About the Project:
Volunteer field assistants are needed for an on-going wild feline monitoring and conservation project at the Aula Global Biological Reserve, a remote private reserve located in the mountainous regions near Monteverde, Costa Rica. The Global Classroom has been conducting scientific studies focusing on documenting the movement and population density of endemic cats (jaguar, puma, ocelot, margay, jaguarundi) within the reserve. Among other tasks, volunteers will be using camera traps, track pads, animal tracking techniques, and photography to gather information on local and transient cats within the reserve. Collected data will be entered into a database.
Secondary work projects within our private biological reserve may include bird, mammal and reptile census and behavioral observations, trail maintenance, orchid identification and canopy exploration requiring technical climbing equipment. We have several rare species of birds that nest on our property during the spring, including the Three-wattled Bellbird, Resplendent Quetzal, and the Bare-necked Umbrellabird. We will be focusing on documenting the breeding and nesting habits of the Bare-necked Umbrella bird using direct observation, photo / filming of this little known species.
Canopy Research: Participants will climb into the canopy in search of orchids, epiphytes and other plant species found among the treetops. Using crossbows and other means of launching light cord into the trees, we will then secure special climbing ropes that will be used to ascend into the canopy to collect plant samples as well as photograph and document the wide range of life found there. We provide all the necessary equipment and training required to operate safely in the trees. No previous climbing experience is needed.
No previous rain forest experience is necessary, but field assistants must be motivated, self directed and prepared for off trail hiking in rugged, wet conditions. Participants may be asked to carry 15-20 kg loads short distances as all food and equipment must be carried into the research station due to no road access. If volunteers are interested, upon discussion with the Aula Global Staff, they may conduct custom-built projects.
The Aula Global volunteer and internship project connects people with some of the wildest, unspoiled tropical forests left in Costa Rica. Aula Global reserve is not open to the general public so human activity within the reserve is at a minimum, allowing volunteers and interns the unique opportunity to study unencumbered by tourist activity and restrictions placed upon many researchers studying in public reserves.
About the Global Classroom and the Aula Global Biological Reserve:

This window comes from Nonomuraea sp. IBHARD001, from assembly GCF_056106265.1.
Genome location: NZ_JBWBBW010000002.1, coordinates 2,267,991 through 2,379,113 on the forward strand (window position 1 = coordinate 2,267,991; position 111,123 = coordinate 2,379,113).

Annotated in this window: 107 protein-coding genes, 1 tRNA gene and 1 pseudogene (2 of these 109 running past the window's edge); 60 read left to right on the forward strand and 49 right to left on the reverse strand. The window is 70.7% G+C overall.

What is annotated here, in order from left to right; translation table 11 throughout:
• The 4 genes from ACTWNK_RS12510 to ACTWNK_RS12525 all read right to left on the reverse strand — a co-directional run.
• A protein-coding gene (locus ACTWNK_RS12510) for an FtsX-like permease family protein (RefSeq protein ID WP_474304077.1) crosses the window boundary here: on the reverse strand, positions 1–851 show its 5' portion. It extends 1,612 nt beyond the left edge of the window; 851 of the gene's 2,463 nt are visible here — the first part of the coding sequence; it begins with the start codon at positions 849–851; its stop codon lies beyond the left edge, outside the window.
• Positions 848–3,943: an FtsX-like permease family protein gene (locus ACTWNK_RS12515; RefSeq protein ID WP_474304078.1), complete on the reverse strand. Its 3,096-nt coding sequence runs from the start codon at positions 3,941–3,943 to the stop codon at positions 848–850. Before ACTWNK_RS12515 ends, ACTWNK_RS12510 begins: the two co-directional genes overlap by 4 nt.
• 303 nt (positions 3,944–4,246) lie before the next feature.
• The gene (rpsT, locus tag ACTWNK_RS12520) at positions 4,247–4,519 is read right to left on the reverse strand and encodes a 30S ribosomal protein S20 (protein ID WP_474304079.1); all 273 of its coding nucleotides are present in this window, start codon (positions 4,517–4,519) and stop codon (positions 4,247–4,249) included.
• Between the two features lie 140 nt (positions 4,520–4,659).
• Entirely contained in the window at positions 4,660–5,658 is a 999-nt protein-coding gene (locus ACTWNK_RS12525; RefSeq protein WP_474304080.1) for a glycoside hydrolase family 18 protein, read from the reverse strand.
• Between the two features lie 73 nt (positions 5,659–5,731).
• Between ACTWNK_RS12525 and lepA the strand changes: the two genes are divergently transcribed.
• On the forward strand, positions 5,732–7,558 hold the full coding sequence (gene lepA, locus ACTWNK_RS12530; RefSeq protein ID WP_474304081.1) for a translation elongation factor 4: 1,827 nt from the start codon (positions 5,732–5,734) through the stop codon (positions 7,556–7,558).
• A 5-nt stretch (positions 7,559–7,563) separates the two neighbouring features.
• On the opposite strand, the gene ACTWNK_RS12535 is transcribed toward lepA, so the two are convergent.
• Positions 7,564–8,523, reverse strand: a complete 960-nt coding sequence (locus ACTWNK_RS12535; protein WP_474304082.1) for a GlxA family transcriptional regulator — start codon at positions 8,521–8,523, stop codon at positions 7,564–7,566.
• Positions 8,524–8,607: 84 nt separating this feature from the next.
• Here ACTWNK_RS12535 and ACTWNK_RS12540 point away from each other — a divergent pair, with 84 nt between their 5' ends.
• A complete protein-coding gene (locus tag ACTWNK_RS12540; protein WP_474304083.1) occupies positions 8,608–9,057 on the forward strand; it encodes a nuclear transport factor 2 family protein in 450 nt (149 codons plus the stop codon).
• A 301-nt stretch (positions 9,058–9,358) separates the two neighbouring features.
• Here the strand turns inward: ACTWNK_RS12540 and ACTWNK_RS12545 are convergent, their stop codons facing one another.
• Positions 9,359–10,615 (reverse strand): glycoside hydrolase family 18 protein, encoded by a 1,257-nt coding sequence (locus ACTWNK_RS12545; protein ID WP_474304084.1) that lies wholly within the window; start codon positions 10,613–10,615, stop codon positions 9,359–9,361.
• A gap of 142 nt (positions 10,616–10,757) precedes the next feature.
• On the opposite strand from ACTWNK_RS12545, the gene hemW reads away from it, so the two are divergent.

In 1992, the non-profit environmental organization Global Classroom began a fundraising campaign to purchase and protect over 700 acres of rain forest along the continental divide of Costa Rica. After years of dedicated work from volunteers across the globe, the Aula Global biological reserve and corridor was created in 2001. It spans five ecological zones, encompassing virgin rainforest, clear running streams and rugged mountainous terrain. A walk up through though the reserve corridor will take you through small patches of regenerating pastures into wild, virgin acres of unexplored pre-montane wet forests that slowly transition into the infamous cloud forests that make Costa Rica so biologically unique and diverse, making it an excellent location for a wide range of studies.
Our eco-friendly research station, dormitory and composting toilet/gray water system are conveniently located within the reserve, allowing easy access to the forest at all hours of the day and night. Night walks reveal a new collection of species not observed in the daylight hours, opening up entirely new avenues for research. Many new and unidentified species have been documented within our boundaries, and many more await discovery. Over 200 species of bird have been identified from the front porch alone!
Mammals seen at the reserve include howler and white- faced monkeys, tayra, peccary and armadillo to name a few. The reserve boasts 5 species of cat consisting of jaguar, puma, marguay, ocelot and jaguarundi. It is possible the illusive oncillo is also present though we have yet to confirm this. An ongoing study is underway using camera traps as well as terrestrial tracking and audio recordings. In 2009 and 2010, a bare necked umbrella bird female was witnessed constructing a nest within the reserve. Until this date, the nesting habits, egg color and number and other nesting details were unknown and un-described in avian literature.
Visit our gallery to view photos of our volunteer and internship program at Aula Global!
Research sessions run in one week sessions. Volunteers are welcome to participate in multiple sessions if they wish.